It was an important trade town back in the Edo Period, and is still known by its nickname “Little Edo” today.
It’s a popular destination for a day trip from Tokyo, and contains plenty of sights to fill the day.
This part of the town is full of old buildings well over 300 years old, including a large bell tower, whisking you back to the Edo Period.
The Time Bell Tower’s bell rings four times a day, so if you’re lucky you’ll get to hear it.
Close to the warehouse district is a special shopping area dedicated to old-fashioned sweets.
You can try out all kinds of desserts made from azuki bean paste and sweet potatoes, alongside rice crackers and ice cream.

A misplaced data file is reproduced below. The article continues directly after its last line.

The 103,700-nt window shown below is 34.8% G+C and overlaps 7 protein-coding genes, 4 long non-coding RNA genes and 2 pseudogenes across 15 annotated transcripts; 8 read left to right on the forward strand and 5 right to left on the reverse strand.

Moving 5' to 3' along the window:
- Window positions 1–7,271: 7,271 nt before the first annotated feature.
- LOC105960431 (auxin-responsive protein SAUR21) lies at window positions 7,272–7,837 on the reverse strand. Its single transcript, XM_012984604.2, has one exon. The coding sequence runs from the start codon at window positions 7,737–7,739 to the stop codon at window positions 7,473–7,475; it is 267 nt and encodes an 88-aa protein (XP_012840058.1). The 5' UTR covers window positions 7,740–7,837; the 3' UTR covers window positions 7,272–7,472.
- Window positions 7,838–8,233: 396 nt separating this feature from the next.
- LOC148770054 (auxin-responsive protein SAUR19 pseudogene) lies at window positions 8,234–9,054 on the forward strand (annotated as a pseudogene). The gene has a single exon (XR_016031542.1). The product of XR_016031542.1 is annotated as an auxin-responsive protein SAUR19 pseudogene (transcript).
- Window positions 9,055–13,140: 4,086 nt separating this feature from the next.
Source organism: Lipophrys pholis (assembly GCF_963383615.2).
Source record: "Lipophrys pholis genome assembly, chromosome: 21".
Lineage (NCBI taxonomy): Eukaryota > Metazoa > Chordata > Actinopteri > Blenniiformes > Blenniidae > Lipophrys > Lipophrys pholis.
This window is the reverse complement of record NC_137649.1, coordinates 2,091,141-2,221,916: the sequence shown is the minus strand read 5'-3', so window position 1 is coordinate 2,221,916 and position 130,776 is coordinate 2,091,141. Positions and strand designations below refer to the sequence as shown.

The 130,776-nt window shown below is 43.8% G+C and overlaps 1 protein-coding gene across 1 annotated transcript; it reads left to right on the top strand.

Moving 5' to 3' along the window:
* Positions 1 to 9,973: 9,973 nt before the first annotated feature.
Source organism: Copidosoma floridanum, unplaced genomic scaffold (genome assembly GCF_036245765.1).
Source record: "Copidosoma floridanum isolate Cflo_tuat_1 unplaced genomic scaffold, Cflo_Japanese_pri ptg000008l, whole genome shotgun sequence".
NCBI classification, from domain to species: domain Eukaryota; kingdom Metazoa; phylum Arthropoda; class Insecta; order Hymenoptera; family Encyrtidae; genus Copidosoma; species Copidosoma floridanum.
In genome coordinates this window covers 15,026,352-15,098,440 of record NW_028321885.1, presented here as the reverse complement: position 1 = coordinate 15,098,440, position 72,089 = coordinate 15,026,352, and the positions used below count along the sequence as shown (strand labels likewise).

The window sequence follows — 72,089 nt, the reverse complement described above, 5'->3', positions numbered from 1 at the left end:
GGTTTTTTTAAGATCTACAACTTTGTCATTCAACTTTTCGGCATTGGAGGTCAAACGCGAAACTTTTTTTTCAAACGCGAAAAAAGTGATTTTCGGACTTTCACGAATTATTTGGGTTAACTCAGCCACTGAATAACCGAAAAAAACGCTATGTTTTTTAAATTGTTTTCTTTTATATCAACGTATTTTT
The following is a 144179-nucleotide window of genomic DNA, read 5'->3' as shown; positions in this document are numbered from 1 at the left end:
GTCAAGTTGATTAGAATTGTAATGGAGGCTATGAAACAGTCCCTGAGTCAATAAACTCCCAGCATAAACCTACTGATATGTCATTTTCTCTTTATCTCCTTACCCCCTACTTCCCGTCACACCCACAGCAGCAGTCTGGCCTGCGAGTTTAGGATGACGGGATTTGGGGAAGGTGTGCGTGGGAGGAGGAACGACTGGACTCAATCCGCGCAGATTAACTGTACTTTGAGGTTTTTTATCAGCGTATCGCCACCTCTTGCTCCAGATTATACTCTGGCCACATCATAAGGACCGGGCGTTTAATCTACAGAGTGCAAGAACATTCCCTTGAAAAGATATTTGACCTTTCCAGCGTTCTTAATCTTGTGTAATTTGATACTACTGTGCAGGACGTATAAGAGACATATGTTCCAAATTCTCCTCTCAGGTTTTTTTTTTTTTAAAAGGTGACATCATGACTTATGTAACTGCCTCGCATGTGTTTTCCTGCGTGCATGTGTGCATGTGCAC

See if you can spot some cheap sweets for less than 100 yen each.
The temple contains buildings from Edo Castle, and they’re the only surviving parts of the castle after it was destroyed by the Great Tokyo Earthquake and World War Two.
The temple also features 540 stone statues, which all have their own unique facial expression.
If you’re lucky enough to be in Tokyo around late October, then you might be able to see the Kawagoe Festival, which includes intricately decorated floats.
But for everyone else, you can see some of the floats on display at the local Kawagoe Festival Museum.
Kawagoe actually has three train stations, giving easy access no matter which direction you’re coming from.
Kawagoe Station is served by both JR and Tobu Railways, while Hon-Kawagoe Station houses Seibu Railway.
You can walk between the stations, or take the bus if you feel a bit lazy.
There’s a discount pass available to overseas tourists travelling by Tobu rail that lets you go to Kawagoe and back for only 700 yen, saving you about 200 yen.
Well worth a trip!